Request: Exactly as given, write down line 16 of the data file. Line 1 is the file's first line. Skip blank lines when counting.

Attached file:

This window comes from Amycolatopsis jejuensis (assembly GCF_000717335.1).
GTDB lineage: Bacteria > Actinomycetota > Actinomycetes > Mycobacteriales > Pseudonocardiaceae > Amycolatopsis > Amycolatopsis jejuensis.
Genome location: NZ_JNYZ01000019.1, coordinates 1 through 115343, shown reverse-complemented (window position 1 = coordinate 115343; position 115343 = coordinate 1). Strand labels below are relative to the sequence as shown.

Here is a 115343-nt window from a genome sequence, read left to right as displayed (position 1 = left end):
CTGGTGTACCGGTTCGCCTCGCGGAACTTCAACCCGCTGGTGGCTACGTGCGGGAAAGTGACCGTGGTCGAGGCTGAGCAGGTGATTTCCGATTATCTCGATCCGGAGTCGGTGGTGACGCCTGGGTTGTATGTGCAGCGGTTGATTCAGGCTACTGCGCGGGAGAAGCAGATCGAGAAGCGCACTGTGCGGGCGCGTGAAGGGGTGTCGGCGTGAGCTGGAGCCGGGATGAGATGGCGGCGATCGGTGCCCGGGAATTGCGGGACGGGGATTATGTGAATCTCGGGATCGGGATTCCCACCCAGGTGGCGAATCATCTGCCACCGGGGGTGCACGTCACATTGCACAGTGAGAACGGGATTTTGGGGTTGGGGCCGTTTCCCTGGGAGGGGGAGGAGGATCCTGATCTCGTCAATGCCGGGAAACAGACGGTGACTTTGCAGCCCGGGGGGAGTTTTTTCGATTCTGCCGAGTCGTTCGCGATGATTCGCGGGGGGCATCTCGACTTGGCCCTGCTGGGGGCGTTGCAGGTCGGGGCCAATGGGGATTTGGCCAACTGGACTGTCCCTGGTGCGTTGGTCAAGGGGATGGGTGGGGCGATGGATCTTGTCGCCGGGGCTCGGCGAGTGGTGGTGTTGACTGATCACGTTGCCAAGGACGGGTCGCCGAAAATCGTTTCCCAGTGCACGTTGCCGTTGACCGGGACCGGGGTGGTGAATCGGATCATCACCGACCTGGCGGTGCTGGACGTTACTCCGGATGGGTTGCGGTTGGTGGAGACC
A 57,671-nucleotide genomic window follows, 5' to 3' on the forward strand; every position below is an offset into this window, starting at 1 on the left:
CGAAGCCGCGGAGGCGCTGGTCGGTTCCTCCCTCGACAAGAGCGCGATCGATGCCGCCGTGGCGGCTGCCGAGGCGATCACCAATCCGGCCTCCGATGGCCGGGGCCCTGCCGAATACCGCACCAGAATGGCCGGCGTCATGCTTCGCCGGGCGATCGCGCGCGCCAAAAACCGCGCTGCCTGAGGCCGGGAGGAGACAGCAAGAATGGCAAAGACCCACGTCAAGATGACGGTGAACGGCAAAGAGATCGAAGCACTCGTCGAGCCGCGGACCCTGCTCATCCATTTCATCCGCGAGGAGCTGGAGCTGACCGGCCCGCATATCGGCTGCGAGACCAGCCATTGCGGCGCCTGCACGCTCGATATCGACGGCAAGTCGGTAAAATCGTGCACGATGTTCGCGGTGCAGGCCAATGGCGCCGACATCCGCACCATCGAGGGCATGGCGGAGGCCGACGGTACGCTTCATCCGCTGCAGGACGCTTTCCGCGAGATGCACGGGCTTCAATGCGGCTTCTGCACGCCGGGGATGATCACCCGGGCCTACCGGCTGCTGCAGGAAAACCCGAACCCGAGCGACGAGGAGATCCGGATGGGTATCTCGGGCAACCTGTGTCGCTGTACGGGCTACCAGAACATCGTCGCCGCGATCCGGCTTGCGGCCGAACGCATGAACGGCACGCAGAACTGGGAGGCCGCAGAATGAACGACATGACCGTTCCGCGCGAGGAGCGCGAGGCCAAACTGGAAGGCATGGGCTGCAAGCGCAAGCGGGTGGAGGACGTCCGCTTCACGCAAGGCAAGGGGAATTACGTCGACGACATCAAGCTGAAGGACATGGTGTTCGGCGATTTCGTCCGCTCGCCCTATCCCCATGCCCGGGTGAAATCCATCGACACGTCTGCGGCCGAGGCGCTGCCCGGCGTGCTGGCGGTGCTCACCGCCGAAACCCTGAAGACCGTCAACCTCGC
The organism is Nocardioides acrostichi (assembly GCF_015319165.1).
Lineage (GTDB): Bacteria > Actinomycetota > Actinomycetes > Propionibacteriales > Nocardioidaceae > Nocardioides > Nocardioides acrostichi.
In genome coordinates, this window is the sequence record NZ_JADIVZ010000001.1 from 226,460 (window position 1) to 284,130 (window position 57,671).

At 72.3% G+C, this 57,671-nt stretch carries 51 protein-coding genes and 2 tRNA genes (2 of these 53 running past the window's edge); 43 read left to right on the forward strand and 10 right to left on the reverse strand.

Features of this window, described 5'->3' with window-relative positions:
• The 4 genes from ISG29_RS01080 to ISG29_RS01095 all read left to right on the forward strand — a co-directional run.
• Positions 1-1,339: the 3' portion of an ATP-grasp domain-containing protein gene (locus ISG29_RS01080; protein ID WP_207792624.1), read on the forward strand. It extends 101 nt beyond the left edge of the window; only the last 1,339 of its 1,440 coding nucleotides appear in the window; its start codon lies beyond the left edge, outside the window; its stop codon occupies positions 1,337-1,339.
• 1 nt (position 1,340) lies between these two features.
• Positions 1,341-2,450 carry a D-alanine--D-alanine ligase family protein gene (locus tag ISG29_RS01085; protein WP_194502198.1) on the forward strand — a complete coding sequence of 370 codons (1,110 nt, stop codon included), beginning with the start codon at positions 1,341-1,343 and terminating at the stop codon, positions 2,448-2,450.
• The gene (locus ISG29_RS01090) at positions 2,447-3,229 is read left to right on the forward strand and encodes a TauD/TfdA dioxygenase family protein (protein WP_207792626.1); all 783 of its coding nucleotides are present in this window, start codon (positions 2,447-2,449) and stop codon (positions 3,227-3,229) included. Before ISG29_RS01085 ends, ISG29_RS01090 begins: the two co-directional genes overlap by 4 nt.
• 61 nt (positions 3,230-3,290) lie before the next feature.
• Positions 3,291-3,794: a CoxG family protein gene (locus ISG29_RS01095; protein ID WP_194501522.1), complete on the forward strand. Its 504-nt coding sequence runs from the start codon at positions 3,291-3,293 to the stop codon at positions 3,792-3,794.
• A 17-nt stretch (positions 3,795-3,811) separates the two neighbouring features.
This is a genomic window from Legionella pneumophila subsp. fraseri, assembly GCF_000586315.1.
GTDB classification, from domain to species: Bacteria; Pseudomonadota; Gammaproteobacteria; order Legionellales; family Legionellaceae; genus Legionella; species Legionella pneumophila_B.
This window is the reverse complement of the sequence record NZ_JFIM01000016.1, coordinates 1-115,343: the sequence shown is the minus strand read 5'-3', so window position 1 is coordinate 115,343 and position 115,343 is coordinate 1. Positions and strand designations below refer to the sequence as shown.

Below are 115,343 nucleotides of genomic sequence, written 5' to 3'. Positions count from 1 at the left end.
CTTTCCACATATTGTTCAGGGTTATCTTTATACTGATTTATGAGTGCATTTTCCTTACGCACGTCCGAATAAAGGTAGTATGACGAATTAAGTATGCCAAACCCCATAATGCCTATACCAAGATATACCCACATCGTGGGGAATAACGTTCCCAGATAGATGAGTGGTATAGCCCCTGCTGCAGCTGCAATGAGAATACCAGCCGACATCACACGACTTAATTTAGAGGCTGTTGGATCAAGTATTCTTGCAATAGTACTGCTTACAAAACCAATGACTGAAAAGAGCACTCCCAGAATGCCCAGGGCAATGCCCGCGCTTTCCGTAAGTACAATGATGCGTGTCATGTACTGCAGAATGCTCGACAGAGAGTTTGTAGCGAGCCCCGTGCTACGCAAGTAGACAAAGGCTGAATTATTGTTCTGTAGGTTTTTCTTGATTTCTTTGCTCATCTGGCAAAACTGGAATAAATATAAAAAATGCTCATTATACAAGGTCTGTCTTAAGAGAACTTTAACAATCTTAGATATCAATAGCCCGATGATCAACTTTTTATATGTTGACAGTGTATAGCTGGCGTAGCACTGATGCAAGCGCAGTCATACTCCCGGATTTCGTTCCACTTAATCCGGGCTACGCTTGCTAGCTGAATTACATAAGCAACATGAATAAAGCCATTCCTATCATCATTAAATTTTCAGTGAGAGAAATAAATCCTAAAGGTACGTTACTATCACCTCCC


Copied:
• Positions 1,341-2,450 carry a D-alanine--D-alanine ligase family protein gene (locus tag ISG29_RS01085; protein WP_194502198.1) on the forward strand — a complete coding sequence of 370 codons (1,110 nt, stop codon included), beginning with the start codon at positions 1,341-1,343 and terminating at the stop codon, positions 2,448-2,450.